In a recent post Paul Krugman contrasts Florida and Spain to illustrate the point that optimal currency areas are
much more likely to be workable if you have fiscal federalism, so that there are large automatic transfers to depressed regions. Now, I often compare Spain with Florida: both had huge housing bubbles followed by busts. Florida, however, has its retirement and much of its health care paid for from Washington. .... (In the recession) ... Florida received what amounted to an annual transfer from Washington of $31 billion plus, or more than 4 percent of state GDP. That's a transfer, not a loan. And it's very big. ... Aid on that scale is inconceivable in Europe as currently constituted.
Yet aid on that scale does exist within Europe but within fiscally integrated nation states such as Britain. Scotland is a case in point. Using the GERS data we see the following change in the tax receipts Scotland paid to the UK Treasury and the change in public spending in Scotland during the recession - 2007-08 to 2009-10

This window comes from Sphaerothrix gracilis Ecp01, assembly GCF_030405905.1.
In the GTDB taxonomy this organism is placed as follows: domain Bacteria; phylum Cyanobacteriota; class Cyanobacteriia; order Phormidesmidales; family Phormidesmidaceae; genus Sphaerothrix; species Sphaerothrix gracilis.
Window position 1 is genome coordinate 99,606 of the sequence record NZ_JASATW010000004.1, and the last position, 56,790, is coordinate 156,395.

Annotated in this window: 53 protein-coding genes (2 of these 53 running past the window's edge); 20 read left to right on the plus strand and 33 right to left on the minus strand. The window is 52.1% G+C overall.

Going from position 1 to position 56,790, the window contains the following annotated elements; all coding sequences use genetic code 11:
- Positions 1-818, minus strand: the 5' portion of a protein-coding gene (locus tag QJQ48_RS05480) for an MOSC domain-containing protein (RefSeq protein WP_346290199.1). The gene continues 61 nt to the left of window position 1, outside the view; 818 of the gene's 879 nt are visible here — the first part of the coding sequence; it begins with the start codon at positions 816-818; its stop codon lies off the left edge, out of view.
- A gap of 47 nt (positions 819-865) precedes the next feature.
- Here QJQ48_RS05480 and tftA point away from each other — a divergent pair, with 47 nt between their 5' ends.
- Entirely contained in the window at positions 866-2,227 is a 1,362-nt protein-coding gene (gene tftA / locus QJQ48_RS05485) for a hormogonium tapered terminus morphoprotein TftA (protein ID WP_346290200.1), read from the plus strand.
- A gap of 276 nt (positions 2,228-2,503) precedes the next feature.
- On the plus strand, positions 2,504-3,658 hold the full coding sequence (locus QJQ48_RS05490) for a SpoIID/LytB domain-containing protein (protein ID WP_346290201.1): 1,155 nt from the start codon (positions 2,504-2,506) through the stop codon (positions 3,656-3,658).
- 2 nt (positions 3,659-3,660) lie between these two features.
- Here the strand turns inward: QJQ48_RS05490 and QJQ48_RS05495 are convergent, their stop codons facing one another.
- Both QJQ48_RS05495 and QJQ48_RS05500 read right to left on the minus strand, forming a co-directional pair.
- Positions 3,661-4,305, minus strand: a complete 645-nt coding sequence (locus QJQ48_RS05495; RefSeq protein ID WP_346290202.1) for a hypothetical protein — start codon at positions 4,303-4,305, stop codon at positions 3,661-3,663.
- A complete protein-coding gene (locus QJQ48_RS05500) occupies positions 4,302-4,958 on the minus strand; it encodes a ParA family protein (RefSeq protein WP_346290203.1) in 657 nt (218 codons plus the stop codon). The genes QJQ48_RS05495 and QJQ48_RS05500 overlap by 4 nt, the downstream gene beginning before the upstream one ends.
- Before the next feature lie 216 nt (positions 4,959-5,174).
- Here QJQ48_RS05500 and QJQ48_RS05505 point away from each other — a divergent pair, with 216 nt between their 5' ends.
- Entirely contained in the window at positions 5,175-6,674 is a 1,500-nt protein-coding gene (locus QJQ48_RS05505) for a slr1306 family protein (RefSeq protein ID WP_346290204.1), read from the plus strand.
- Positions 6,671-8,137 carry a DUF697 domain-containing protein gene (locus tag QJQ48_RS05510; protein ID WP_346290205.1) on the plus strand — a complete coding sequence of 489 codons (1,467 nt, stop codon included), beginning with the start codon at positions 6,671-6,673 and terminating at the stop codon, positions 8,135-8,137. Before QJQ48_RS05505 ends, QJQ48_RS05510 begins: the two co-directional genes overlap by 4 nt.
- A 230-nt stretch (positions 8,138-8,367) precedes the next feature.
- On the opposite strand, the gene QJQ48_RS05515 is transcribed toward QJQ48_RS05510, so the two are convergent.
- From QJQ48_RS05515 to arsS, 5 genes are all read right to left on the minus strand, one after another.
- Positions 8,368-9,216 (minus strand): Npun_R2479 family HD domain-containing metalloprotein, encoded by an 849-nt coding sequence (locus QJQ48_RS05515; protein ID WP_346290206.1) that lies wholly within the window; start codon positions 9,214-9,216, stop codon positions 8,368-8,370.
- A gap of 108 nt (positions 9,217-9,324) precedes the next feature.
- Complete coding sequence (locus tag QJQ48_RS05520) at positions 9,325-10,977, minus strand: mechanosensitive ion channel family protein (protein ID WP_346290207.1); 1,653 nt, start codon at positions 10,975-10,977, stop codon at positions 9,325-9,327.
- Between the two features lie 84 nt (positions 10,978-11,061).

In the recent Great Recession Scottish tax receipts fell by £2.8 billion in the recession if North Sea Oil revenues are excluded. If the change in North Sea Oil revenues are added in the deterioration in tax receipts was worse with revenues falling by £4bn.
Yet, not only did Scottish residents retain the same level of public benefits they actually rose by £5.9 billion. This includes an increase in social protection payments by £3 billion and a rise in health spending by under £1 billion - all in nominal terms.
The total benefit to Scotland of fiscal integration with the UK during the recession amounts to 7.6 per cent of GDP ex oil and 7 per cent of GDP including oil. This is substantially bigger than Florida's fiscal integration with the US Federal government as Florida's fiscal integration is much bigger than that of Spain with the EU and Eurozone.
Supporters of Scottish independence will argue that when a geographical share of oil is included Scotland's deficit would have been slightly less than the UK in 2009 -2010 at -10.6% compared to -11.1% in the UK.
But that is not the issue.
The key question is whether an independent Scotland using sterling would have been able to borrow to fund the rise in its deficit during the recession. Would it have experienced the difficulties of Spain or the ease of the UK?
I leave it to the reader to judge.